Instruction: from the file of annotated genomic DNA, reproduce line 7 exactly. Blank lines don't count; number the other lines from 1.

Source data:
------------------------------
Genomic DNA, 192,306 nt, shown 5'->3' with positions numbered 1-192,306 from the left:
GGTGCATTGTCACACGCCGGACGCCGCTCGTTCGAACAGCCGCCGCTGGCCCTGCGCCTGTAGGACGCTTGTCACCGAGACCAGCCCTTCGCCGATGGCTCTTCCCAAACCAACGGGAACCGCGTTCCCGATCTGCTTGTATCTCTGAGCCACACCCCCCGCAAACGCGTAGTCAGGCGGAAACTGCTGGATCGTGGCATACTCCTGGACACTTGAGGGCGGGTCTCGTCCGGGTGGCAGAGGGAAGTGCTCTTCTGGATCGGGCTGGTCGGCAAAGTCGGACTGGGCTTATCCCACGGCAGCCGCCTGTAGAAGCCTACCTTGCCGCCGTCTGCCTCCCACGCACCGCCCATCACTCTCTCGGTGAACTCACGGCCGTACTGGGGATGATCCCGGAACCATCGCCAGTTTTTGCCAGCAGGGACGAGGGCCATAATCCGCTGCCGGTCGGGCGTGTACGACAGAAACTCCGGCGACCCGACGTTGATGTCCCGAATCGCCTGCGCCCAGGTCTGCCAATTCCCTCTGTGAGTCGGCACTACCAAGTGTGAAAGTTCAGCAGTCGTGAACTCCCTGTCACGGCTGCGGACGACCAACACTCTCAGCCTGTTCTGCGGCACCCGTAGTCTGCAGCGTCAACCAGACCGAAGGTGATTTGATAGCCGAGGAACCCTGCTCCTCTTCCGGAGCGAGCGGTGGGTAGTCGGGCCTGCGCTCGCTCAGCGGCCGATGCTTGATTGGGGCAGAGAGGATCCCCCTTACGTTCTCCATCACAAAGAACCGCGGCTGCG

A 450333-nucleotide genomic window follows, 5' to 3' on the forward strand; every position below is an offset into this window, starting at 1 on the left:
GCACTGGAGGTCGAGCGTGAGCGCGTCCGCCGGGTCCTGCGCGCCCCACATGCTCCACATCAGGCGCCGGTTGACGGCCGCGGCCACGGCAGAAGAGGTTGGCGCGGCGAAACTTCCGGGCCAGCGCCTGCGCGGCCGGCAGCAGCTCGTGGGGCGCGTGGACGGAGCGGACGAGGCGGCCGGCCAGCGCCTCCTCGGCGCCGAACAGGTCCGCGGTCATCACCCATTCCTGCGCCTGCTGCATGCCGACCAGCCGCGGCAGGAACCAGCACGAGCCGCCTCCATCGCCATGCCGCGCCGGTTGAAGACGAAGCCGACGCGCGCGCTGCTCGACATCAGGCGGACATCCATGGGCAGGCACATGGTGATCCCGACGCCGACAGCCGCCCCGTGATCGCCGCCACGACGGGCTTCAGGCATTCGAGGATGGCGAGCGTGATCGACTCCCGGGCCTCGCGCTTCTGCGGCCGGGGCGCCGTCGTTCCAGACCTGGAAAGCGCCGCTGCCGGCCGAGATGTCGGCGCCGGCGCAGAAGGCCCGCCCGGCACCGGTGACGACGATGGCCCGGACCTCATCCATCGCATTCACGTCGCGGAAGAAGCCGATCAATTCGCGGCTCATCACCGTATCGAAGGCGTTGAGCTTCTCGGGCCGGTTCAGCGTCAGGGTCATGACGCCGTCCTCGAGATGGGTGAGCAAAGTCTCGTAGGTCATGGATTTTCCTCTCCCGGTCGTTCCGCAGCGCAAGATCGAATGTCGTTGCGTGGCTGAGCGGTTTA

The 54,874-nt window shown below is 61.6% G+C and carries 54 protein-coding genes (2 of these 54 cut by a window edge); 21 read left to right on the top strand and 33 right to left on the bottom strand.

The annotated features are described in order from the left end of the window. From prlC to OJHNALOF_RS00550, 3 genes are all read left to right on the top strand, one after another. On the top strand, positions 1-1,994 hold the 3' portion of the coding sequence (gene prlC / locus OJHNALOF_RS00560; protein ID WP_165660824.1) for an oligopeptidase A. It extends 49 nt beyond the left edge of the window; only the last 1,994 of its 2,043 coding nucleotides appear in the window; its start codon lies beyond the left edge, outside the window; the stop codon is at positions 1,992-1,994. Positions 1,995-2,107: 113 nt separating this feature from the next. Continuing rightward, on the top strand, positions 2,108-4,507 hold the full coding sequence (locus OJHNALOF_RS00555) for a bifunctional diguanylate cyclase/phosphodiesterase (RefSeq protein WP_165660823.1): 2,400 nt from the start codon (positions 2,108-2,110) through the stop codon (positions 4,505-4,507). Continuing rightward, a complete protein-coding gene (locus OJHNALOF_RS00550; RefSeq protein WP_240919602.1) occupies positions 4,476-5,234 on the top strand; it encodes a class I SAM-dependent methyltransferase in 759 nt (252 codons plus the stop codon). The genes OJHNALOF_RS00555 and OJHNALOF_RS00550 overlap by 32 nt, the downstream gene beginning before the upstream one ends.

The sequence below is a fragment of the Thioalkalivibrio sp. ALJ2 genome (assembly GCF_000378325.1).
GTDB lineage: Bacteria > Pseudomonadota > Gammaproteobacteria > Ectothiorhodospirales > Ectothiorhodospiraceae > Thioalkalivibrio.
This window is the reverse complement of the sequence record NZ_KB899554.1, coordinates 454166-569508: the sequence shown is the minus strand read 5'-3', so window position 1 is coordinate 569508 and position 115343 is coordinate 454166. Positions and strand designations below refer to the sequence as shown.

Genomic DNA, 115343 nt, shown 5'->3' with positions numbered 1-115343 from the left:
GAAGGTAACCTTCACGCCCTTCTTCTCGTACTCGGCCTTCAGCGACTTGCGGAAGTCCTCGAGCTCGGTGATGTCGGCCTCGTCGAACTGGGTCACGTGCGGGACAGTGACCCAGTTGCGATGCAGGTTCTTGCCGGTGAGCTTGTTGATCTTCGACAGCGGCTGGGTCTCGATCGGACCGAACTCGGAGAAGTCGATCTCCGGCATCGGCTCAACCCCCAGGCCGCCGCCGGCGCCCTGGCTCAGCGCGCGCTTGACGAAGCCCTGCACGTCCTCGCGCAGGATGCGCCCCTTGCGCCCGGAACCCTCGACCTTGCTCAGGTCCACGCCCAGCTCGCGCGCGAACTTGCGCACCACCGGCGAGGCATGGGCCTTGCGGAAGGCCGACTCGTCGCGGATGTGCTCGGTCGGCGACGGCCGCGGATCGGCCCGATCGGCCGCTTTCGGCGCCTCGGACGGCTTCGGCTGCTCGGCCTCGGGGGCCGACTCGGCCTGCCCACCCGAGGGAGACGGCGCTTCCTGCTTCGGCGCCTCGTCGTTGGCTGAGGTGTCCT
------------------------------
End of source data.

The sequence below is a fragment of the Thioalkalivibrio sp. ALJ2 genome (assembly GCF_000378325.1).